Cats or dogs? The Beatles or the Stones? Kauto Star or Denman?
They lived in next-door boxes in the upper yard at Paul Nicholls’ stable in Ditcheat, Somerset – a yard that, during a period of dominance for the 10-time champion trainer, also housed winter greats Big Buck’s and Master Minded.
The two chasing rivals were foaled in 2000, but that was all they had in common.
Kauto Star was purchased from France, where he had already reached a high level of form, while Denman came from the point-to-point field in Ireland.
Kauto Star, a bay, was the rapier, winning his races by a turn of speed saved until the end of his races.
Denman, a liver chestnut, the bludgeon, beating his opponents from the very start until they buckled in submission.
They were neighbours, but rivals, and their equine adaptation of keeping up with the Joneses kept the Cheltenham Gold Cup at Nicholls’ Manor Farm base for three years between 2007 and 2009.
And every follower of the winter code had their favourite.
There’s no doubt Kauto Star, owned by Clive Smith – the golf course entrepreneur ill at ease in the media limelight – had the greater career.
Kauto Star could do it from two to three miles, he won the Cheltenham Gold Cup twice, the King George VI Chase a record five times, and the Betfair Chase on four occasions.
Compared to Kauto Star’s 16 victories at the highest level over fences, Denman could offer just three.
But for all his undoubted brilliance, there was one day when even Kauto Star was humbled by Denman’s might.
The 2008 Cheltenham Gold Cup was held on March 14, and punters made reigning champion Kauto Star the 10-11 favourite to defend his title, with Denman, then unbeaten in eight chases – including as a novice at Cheltenham the previous spring, second choice at 9-4.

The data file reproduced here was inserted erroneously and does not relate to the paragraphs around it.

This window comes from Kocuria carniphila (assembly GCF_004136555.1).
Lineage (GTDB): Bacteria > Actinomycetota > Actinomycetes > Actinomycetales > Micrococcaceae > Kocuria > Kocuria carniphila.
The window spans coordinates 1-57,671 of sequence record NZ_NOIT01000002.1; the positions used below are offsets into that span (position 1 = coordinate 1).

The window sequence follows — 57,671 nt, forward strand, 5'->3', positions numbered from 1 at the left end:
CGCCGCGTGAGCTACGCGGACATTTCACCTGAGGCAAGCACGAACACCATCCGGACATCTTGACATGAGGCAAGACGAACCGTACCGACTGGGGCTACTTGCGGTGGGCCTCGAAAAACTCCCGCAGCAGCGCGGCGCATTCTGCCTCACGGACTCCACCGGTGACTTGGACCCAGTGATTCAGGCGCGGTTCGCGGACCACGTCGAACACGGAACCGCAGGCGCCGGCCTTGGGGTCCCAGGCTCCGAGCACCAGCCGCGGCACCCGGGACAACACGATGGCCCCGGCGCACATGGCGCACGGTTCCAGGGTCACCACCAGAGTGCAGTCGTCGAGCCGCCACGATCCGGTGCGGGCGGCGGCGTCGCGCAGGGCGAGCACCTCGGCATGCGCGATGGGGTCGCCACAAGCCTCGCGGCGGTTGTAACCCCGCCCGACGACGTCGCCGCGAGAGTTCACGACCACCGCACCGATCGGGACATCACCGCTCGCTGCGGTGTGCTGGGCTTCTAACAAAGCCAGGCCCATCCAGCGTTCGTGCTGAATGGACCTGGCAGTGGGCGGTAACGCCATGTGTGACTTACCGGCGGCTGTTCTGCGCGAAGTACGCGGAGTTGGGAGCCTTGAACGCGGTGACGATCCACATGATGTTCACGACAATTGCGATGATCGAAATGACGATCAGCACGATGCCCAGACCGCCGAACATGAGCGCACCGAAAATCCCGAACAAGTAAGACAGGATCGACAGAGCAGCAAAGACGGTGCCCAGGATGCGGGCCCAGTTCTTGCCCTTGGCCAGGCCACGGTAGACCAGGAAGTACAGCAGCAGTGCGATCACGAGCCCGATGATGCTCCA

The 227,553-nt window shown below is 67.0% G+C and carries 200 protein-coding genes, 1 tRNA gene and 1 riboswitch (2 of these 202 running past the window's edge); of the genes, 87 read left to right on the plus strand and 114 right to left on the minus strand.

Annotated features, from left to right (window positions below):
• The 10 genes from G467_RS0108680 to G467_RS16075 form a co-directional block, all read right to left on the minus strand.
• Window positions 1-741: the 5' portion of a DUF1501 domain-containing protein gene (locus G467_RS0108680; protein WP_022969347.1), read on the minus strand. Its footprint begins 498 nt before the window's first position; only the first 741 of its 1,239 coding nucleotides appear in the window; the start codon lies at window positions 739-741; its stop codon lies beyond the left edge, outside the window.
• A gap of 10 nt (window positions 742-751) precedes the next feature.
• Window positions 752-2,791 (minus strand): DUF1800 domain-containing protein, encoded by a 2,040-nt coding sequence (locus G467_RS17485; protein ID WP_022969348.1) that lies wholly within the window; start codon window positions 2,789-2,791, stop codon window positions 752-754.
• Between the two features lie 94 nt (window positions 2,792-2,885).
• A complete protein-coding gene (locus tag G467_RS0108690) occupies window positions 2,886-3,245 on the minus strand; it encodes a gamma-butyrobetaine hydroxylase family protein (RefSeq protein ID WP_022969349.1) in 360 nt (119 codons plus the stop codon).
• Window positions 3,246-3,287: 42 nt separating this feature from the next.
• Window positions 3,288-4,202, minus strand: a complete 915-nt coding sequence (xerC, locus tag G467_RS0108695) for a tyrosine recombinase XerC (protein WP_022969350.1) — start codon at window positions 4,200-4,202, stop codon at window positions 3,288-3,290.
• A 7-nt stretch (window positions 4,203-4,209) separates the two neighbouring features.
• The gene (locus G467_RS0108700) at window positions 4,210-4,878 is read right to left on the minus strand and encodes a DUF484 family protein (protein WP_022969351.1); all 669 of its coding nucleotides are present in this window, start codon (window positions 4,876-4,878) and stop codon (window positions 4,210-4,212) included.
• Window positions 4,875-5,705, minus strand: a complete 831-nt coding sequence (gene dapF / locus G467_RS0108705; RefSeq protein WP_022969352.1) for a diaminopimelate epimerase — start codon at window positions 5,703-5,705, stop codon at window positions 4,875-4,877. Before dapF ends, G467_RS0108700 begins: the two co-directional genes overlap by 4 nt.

There was a general consensus among the ‘experts’ as to how the race would pan out: Denman would make the running under Sam Thomas, but would be quarry to his stable-companion’s final and telling coup de grâce under Ruby Walsh.
But, belittling Cheltenham’s obstacles with extravagant power, Denman unceremoniously ejected Kauto Star from the comfort zone that was his home for most of his racing life. ‘And don’t come back.’
Even with a circuit to race the poise and rhythm ever present in Kauto Star was missing. By the time Denman and Thomas thundered up the hill to the winning post, they had humbled the champion, who scrambled home for second from another Nicholls inmate, Neptune Collonges, by seven lengths.
Denman, whose owners – West Country racing stalwart and cheese baron Paul Barber, and ex-con and loudmouth gambler Harry Findlay made the sport’s oddest couple – was never quite the same horse again.
An uneven heartbeat delayed his return at the start of the following winter, and Denman drew a blank from three tries that season, including when second to Kauto Star in the Gold Cup.
His triumph under 11st 12lb in the Hennessy Gold Cup of November 2009 – the historic Newbury chase he had captured two years earlier – proved to be Denman’s last visit to the winner’s enclosure.
Findlay’s pet name for Denman – ‘The Tank’ – stuck with the racing public.
Relentless, unstoppable, crushing. This iron fist didn’t wear a velvet glove.
At his tyrannical best, Denman was the master of all.
And that includes Kauto Star.
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